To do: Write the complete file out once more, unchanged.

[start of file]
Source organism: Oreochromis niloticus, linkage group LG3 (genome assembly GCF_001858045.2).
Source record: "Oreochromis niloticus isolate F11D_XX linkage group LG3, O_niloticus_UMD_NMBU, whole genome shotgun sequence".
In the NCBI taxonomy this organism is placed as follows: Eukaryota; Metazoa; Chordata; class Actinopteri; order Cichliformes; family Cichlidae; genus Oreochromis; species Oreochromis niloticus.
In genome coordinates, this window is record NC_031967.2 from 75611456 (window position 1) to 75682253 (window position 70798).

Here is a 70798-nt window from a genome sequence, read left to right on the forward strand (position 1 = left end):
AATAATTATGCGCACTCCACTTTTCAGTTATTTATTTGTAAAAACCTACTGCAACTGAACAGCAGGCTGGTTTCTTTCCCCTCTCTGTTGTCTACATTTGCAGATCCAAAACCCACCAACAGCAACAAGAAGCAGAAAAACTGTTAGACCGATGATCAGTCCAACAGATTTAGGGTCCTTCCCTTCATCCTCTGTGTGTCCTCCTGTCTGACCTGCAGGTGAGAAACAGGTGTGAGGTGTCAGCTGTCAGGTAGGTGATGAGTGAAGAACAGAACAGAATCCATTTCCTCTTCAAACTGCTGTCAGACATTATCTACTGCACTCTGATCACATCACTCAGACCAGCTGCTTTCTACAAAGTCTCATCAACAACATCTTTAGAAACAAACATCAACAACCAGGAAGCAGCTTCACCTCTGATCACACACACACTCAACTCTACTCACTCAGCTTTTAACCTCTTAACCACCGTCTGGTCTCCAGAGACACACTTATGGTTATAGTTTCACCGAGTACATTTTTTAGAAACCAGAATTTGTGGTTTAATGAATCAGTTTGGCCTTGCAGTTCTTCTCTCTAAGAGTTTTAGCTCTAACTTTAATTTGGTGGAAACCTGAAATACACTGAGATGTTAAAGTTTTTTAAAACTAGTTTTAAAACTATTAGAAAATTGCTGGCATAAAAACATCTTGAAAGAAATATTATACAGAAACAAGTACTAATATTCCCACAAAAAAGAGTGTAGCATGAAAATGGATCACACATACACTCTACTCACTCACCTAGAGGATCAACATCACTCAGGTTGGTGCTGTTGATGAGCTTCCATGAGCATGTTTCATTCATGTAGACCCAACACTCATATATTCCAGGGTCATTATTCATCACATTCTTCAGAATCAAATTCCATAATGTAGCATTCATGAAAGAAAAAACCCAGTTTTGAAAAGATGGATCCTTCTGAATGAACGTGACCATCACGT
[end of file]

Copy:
Source organism: Oreochromis niloticus, linkage group LG3 (genome assembly GCF_001858045.2).
Source record: "Oreochromis niloticus isolate F11D_XX linkage group LG3, O_niloticus_UMD_NMBU, whole genome shotgun sequence".
In the NCBI taxonomy this organism is placed as follows: Eukaryota; Metazoa; Chordata; class Actinopteri; order Cichliformes; family Cichlidae; genus Oreochromis; species Oreochromis niloticus.
In genome coordinates, this window is record NC_031967.2 from 75611456 (window position 1) to 75682253 (window position 70798).

Here is a 70798-nt window from a genome sequence, read left to right on the forward strand (position 1 = left end):
AATAATTATGCGCACTCCACTTTTCAGTTATTTATTTGTAAAAACCTACTGCAACTGAACAGCAGGCTGGTTTCTTTCCCCTCTCTGTTGTCTACATTTGCAGATCCAAAACCCACCAACAGCAACAAGAAGCAGAAAAACTGTTAGACCGATGATCAGTCCAACAGATTTAGGGTCCTTCCCTTCATCCTCTGTGTGTCCTCCTGTCTGACCTGCAGGTGAGAAACAGGTGTGAGGTGTCAGCTGTCAGGTAGGTGATGAGTGAAGAACAGAACAGAATCCATTTCCTCTTCAAACTGCTGTCAGACATTATCTACTGCACTCTGATCACATCACTCAGACCAGCTGCTTTCTACAAAGTCTCATCAACAACATCTTTAGAAACAAACATCAACAACCAGGAAGCAGCTTCACCTCTGATCACACACACACTCAACTCTACTCACTCAGCTTTTAACCTCTTAACCACCGTCTGGTCTCCAGAGACACACTTATGGTTATAGTTTCACCGAGTACATTTTTTAGAAACCAGAATTTGTGGTTTAATGAATCAGTTTGGCCTTGCAGTTCTTCTCTCTAAGAGTTTTAGCTCTAACTTTAATTTGGTGGAAACCTGAAATACACTGAGATGTTAAAGTTTTTTAAAACTAGTTTTAAAACTATTAGAAAATTGCTGGCATAAAAACATCTTGAAAGAAATATTATACAGAAACAAGTACTAATATTCCCACAAAAAAGAGTGTAGCATGAAAATGGATCACACATACACTCTACTCACTCACCTAGAGGATCAACATCACTCAGGTTGGTGCTGTTGATGAGCTTCCATGAGCATGTTTCATTCATGTAGACCCAACACTCATATATTCCAGGGTCATTATTCATCACATTCTTCAGAATCAAATTCCATAATGTAGCATTCATGAAAGAAAAAACCCAGTTTTGAAAAGATGGATCCTTCTGAATGAACGTGACCATCACGT